The Mary Poppins Effect?
There has been some discussion in the comments lately about whether drivers display more courtesy when cyclists ride upright bicycles and dress in "regular" clothing. One reader wrote that "the uprightness [is] more visible and [the clothing] maybe less offensive to your average driver... The images generated revolve around Mary Poppins. Only a monster would do anything mean to Mary Poppins" (Christopher Fotos, December 10, 2010). Do you agree?
When Bike Snob NYC poked fun at the Tweed Ride last week in his typically colourful manner, I related to the associations he made with colonialism and Civil War re-enactments: I never found Tweed Rides appealing for precisely those reasons. But I disagree with his conclusion that nice clothes on a bike are generally "not traffic calming." It's one thing to be dressed in what appears to be period costume, joined by dozens of others who have done the same while taking a joyride through the city. It's another thing entirely to be cycling to work in a suit and a wool overcoat, because that is what you normally wear to work.
Speaking solely from my own experience, I'd noticed as soon as I started cycling for transportation that drivers are nicer to me when I dress "normally." And since having begun to ride a roadbike recreationally, the difference between how I am treated on the roads when on a bike with drop bars, wearing "sporty clothing" and my hair tucked away, in comparison to how I am treated when on an upright bike in "city clothing," with my work bag in the basket and my hair visible, is noticeable. The majority of the time, when a driver is rude to me or impatient with me, I am on my roadbike - which is odd, since I am faster on a roadbike than I am on an upright bike, and thus should be less "in the way." To me, this just confirms that drivers' perceptions of how annoying a cyclist is, are entirely subjective. You can be going 10mph and this will be okay, or you can be going 25mph and they might still be annoyed.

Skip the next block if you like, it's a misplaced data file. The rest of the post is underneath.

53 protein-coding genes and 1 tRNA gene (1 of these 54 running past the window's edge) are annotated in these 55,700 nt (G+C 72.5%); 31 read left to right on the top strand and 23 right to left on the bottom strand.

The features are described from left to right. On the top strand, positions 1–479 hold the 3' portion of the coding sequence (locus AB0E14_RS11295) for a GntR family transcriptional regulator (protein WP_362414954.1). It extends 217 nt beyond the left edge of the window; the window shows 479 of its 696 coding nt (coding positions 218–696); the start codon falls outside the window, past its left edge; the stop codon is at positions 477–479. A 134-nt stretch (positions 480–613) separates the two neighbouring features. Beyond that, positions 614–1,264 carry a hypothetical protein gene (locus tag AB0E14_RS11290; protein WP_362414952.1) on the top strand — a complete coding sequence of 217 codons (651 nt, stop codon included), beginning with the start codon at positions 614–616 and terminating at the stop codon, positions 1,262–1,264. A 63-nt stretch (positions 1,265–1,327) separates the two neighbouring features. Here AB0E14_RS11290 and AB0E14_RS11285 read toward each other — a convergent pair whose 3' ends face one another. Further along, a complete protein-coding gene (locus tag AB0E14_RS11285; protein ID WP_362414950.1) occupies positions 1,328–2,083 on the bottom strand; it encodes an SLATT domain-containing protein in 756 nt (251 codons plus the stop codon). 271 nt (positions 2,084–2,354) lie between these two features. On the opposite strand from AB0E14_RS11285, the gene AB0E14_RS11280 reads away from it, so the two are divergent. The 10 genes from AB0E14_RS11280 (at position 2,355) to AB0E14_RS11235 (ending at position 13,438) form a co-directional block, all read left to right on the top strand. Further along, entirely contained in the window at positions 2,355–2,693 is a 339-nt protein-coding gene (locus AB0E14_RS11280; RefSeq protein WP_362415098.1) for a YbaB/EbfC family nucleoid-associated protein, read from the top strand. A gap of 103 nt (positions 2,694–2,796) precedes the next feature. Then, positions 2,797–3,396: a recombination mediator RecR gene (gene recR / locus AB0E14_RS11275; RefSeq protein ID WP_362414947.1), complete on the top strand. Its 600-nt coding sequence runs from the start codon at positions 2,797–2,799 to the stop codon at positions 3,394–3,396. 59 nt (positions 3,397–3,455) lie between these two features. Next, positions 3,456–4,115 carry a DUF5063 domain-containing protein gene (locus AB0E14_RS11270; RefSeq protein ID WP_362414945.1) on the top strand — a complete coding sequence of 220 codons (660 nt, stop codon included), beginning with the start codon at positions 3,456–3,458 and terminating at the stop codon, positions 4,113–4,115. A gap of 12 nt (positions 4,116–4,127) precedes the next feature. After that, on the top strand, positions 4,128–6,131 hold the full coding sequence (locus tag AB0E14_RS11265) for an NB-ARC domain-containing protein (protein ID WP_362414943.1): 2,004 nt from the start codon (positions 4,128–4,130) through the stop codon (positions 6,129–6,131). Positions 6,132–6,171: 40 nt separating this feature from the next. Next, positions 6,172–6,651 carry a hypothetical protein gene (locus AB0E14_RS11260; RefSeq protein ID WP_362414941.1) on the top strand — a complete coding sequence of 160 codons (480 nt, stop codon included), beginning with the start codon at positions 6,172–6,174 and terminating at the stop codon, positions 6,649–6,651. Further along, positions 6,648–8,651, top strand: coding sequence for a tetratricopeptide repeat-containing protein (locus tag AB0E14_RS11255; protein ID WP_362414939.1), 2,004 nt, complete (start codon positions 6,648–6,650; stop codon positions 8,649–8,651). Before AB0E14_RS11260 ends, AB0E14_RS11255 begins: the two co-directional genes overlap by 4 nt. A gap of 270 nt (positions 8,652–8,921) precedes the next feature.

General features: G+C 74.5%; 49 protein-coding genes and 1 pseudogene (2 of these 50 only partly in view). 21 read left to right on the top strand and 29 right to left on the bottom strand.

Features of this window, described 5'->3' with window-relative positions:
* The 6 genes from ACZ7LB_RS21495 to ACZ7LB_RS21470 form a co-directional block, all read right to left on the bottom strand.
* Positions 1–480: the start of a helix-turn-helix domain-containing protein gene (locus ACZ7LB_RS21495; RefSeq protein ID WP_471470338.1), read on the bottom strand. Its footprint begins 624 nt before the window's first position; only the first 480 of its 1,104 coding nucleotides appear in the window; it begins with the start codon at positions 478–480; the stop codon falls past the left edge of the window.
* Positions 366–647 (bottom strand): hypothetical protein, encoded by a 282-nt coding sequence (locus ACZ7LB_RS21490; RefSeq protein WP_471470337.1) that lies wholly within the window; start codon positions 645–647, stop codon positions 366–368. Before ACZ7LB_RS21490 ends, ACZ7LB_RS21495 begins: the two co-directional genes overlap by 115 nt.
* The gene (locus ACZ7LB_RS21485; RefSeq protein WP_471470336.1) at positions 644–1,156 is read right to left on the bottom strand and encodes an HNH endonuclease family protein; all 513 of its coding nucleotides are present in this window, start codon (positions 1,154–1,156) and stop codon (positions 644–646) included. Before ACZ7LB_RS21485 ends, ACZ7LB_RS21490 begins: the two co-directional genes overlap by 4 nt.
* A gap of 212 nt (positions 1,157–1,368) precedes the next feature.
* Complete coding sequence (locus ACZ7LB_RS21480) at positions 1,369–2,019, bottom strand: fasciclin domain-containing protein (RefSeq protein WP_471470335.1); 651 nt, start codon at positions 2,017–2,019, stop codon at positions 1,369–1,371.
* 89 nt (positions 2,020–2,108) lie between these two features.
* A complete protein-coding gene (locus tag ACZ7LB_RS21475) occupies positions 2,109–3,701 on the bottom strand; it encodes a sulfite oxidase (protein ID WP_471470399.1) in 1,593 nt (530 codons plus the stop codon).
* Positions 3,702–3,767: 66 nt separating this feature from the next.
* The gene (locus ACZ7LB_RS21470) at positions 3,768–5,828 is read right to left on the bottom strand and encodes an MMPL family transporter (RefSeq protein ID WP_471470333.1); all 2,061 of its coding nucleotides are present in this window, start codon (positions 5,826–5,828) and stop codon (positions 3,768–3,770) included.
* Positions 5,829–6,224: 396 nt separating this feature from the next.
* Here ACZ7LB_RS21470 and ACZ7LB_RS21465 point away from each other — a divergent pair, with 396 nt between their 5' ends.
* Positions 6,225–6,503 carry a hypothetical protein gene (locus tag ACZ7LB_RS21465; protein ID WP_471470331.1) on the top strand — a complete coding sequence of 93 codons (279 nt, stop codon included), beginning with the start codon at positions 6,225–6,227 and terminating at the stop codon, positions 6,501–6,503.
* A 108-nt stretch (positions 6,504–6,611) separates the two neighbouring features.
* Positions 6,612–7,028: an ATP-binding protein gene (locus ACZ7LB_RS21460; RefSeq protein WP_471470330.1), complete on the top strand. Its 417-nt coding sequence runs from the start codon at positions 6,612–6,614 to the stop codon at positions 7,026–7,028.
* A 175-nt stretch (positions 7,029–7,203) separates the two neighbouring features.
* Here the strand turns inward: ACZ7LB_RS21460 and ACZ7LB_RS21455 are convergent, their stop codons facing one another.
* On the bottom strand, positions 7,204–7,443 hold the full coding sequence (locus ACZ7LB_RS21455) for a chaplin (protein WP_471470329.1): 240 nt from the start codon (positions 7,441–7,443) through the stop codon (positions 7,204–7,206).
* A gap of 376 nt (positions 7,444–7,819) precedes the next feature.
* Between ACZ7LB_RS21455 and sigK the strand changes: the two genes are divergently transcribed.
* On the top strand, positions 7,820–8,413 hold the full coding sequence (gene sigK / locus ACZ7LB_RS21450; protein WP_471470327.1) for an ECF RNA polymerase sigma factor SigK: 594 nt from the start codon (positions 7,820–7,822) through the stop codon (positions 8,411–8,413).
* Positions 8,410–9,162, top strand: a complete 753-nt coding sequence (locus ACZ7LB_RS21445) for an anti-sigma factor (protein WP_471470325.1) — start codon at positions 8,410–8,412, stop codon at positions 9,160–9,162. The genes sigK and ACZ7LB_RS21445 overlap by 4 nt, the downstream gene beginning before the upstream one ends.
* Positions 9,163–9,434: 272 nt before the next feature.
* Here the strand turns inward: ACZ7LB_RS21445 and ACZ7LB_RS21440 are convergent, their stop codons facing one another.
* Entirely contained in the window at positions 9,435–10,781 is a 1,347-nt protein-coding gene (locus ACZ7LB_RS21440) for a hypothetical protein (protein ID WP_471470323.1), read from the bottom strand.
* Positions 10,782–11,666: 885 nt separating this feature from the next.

In part, I think the idea of not wanting to harm Mary Poppins is valid - in the sense that a cyclist dressed "normally" looks more human to the driver. The way people process each other visually and emotionally is governed by a complicated system of simulation and self-recognition (this is actually my research specialty, so I've spent a lot of time thinking about it!). And from that point of view, it makes sense to speculate that the more "I am human! I am you!" signals we give off when cycling, the more empathy a driver will feel towards us. Dehumanisation, on the other hand, makes it easier to cause harm to another human being - because we fail to simulate their emotional state and relate to their suffering. And dehumanisation is facilitated by things like uniforms (one reason it is easier to kill soldiers and war prisoners, than civilians), or anything else that obscures individuality and hides signs of humanness.
But in addition to the Mary Poppins effect, I think that there are also implicit right of way rules that are present in the driver's mentality, from which "normally" dressed cyclists benefit. I am not suggesting that this is justified in any way, but I get the impression that drivers are enraged by the associations with leisure and recreation that a road cyclist's attire evokes. The cyclist is on the road because they are going for a ride. The driver, however, is on the road because they need to be somewhere. So the reasoning follows, that the person who needs to be somewhere clearly has more valid reasons to use the limited road space than the person who is going for a ride, which is why the presence of the road cyclist causes annoyance. On the other hand, when the cyclist's appearance suggests that they are also engaging in transportation and need to be somewhere just like the driver, their presence on the roads seems more justified. This is just a theory, but the fact that drivers will shout things like "Get a job!" to roadies, but will ask me "How long does it take you to get to work?" at red lights when I am dressed up, gives it some plausibility. They associate the "normal clothes" look with going to work, and they associate the sporty look with recreation.
All of this is, of course, entirely speculative and none of it is to say that cyclists should strive to dress in any particular way in order to secure the driver's compassion. Only the certainty of criminal prosecution can reliably deter a driver from causing harm to a cyclist, and I hope to see that become the norm in the US in the near future. Until then, let's hope that drivers can find a way to see Mary Poppins in all of us, whether we are dressed in lycra, tweed, or something in between.